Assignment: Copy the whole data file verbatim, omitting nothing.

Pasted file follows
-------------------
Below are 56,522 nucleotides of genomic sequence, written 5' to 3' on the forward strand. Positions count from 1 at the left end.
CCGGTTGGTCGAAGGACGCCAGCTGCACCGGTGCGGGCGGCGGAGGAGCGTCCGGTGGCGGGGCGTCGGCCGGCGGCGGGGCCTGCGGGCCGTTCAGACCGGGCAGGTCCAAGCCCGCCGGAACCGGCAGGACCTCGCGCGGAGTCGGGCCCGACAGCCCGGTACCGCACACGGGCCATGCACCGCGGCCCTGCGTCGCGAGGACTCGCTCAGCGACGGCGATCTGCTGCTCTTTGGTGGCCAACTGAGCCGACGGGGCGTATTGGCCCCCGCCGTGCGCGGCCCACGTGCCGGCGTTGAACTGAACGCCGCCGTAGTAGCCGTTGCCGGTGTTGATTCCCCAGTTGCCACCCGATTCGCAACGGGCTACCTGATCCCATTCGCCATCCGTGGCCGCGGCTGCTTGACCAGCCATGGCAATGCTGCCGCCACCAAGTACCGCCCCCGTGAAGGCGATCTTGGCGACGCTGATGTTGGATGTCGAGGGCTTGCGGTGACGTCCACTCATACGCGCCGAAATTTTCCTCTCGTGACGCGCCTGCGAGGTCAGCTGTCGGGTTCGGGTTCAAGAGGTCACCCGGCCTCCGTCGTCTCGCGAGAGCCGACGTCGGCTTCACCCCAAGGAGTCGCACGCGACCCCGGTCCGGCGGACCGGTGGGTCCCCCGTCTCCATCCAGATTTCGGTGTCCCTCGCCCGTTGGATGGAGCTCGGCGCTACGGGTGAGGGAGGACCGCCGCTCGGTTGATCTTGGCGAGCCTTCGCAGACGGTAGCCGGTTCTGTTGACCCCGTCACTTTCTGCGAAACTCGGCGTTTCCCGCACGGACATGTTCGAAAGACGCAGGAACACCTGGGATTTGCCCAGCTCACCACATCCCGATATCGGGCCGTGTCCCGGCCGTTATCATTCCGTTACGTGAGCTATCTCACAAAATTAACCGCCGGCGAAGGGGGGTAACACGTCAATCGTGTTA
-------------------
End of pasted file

Below are 56,522 nucleotides of genomic sequence, written 5' to 3' on the forward strand. Positions count from 1 at the left end.
CCGGTTGGTCGAAGGACGCCAGCTGCACCGGTGCGGGCGGCGGAGGAGCGTCCGGTGGCGGGGCGTCGGCCGGCGGCGGGGCCTGCGGGCCGTTCAGACCGGGCAGGTCCAAGCCCGCCGGAACCGGCAGGACCTCGCGCGGAGTCGGGCCCGACAGCCCGGTACCGCACACGGGCCATGCACCGCGGCCCTGCGTCGCGAGGACTCGCTCAGCGACGGCGATCTGCTGCTCTTTGGTGGCCAACTGAGCCGACGGGGCGTATTGGCCCCCGCCGTGCGCGGCCCACGTGCCGGCGTTGAACTGAACGCCGCCGTAGTAGCCGTTGCCGGTGTTGATTCCCCAGTTGCCACCCGATTCGCAACGGGCTACCTGATCCCATTCGCCATCCGTGGCCGCGGCTGCTTGACCAGCCATGGCAATGCTGCCGCCACCAAGTACCGCCCCCGTGAAGGCGATCTTGGCGACGCTGATGTTGGATGTCGAGGGCTTGCGGTGACGTCCACTCATACGCGCCGAAATTTTCCTCTCGTGACGCGCCTGCGAGGTCAGCTGTCGGGTTCGGGTTCAAGAGGTCACCCGGCCTCCGTCGTCTCGCGAGAGCCGACGTCGGCTTCACCCCAAGGAGTCGCACGCGACCCCGGTCCGGCGGACCGGTGGGTCCCCCGTCTCCATCCAGATTTCGGTGTCCCTCGCCCGTTGGATGGAGCTCGGCGCTACGGGTGAGGGAGGACCGCCGCTCGGTTGATCTTGGCGAGCCTTCGCAGACGGTAGCCGGTTCTGTTGACCCCGTCACTTTCTGCGAAACTCGGCGTTTCCCGCACGGACATGTTCGAAAGACGCAGGAACACCTGGGATTTGCCCAGCTCACCACATCCCGATATCGGGCCGTGTCCCGGCCGTTATCATTCCGTTACGTGAGCTATCTCACAAAATTAACCGCCGGCGAAGGGGGGTAACACGTCAATCGTGTTA